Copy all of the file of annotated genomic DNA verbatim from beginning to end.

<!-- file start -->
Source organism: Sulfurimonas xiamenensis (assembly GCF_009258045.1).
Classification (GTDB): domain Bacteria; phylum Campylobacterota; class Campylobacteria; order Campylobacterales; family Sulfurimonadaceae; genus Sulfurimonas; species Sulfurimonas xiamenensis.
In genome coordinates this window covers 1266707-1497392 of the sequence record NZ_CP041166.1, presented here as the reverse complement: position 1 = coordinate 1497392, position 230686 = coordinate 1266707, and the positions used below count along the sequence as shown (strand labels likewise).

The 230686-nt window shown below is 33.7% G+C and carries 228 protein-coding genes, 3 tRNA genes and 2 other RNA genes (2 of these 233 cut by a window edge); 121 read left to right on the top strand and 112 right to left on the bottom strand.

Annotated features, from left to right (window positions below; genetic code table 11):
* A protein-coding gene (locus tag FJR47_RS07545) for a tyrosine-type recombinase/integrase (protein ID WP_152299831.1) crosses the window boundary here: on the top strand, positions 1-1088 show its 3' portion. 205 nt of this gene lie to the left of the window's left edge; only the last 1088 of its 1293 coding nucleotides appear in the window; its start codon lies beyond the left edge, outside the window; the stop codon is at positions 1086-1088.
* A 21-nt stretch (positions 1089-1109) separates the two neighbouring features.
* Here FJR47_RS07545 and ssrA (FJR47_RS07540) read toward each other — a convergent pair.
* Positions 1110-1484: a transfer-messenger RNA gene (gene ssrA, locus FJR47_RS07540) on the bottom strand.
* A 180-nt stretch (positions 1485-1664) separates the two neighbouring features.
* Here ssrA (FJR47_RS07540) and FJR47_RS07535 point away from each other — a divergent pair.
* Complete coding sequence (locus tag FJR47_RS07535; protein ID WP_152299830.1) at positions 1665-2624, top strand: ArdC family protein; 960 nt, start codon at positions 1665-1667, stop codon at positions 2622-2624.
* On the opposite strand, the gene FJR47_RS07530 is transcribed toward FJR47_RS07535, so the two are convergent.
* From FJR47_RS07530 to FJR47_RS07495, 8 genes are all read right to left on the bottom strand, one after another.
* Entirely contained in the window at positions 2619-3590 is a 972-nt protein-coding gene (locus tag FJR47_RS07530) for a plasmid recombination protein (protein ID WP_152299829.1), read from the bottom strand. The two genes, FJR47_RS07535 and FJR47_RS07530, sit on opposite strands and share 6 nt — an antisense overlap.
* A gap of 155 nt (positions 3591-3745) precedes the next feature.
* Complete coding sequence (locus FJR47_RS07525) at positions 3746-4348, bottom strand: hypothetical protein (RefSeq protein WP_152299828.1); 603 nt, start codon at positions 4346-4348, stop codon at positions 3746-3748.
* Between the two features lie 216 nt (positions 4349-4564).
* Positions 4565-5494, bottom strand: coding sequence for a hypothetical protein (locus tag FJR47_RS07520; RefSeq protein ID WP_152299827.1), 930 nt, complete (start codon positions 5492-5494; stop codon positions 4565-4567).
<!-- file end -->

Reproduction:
Source organism: Sulfurimonas xiamenensis (assembly GCF_009258045.1).
Classification (GTDB): domain Bacteria; phylum Campylobacterota; class Campylobacteria; order Campylobacterales; family Sulfurimonadaceae; genus Sulfurimonas; species Sulfurimonas xiamenensis.
In genome coordinates this window covers 1266707-1497392 of the sequence record NZ_CP041166.1, presented here as the reverse complement: position 1 = coordinate 1497392, position 230686 = coordinate 1266707, and the positions used below count along the sequence as shown (strand labels likewise).

The 230686-nt window shown below is 33.7% G+C and carries 228 protein-coding genes, 3 tRNA genes and 2 other RNA genes (2 of these 233 cut by a window edge); 121 read left to right on the top strand and 112 right to left on the bottom strand.

Annotated features, from left to right (window positions below; genetic code table 11):
* A protein-coding gene (locus tag FJR47_RS07545) for a tyrosine-type recombinase/integrase (protein ID WP_152299831.1) crosses the window boundary here: on the top strand, positions 1-1088 show its 3' portion. 205 nt of this gene lie to the left of the window's left edge; only the last 1088 of its 1293 coding nucleotides appear in the window; its start codon lies beyond the left edge, outside the window; the stop codon is at positions 1086-1088.
* A 21-nt stretch (positions 1089-1109) separates the two neighbouring features.
* Here FJR47_RS07545 and ssrA (FJR47_RS07540) read toward each other — a convergent pair.
* Positions 1110-1484: a transfer-messenger RNA gene (gene ssrA, locus FJR47_RS07540) on the bottom strand.
* A 180-nt stretch (positions 1485-1664) separates the two neighbouring features.
* Here ssrA (FJR47_RS07540) and FJR47_RS07535 point away from each other — a divergent pair.
* Complete coding sequence (locus tag FJR47_RS07535; protein ID WP_152299830.1) at positions 1665-2624, top strand: ArdC family protein; 960 nt, start codon at positions 1665-1667, stop codon at positions 2622-2624.
* On the opposite strand, the gene FJR47_RS07530 is transcribed toward FJR47_RS07535, so the two are convergent.
* From FJR47_RS07530 to FJR47_RS07495, 8 genes are all read right to left on the bottom strand, one after another.
* Entirely contained in the window at positions 2619-3590 is a 972-nt protein-coding gene (locus tag FJR47_RS07530) for a plasmid recombination protein (protein ID WP_152299829.1), read from the bottom strand. The two genes, FJR47_RS07535 and FJR47_RS07530, sit on opposite strands and share 6 nt — an antisense overlap.
* A gap of 155 nt (positions 3591-3745) precedes the next feature.
* Complete coding sequence (locus FJR47_RS07525) at positions 3746-4348, bottom strand: hypothetical protein (RefSeq protein WP_152299828.1); 603 nt, start codon at positions 4346-4348, stop codon at positions 3746-3748.
* Between the two features lie 216 nt (positions 4349-4564).
* Positions 4565-5494, bottom strand: coding sequence for a hypothetical protein (locus tag FJR47_RS07520; RefSeq protein ID WP_152299827.1), 930 nt, complete (start codon positions 5492-5494; stop codon positions 4565-4567).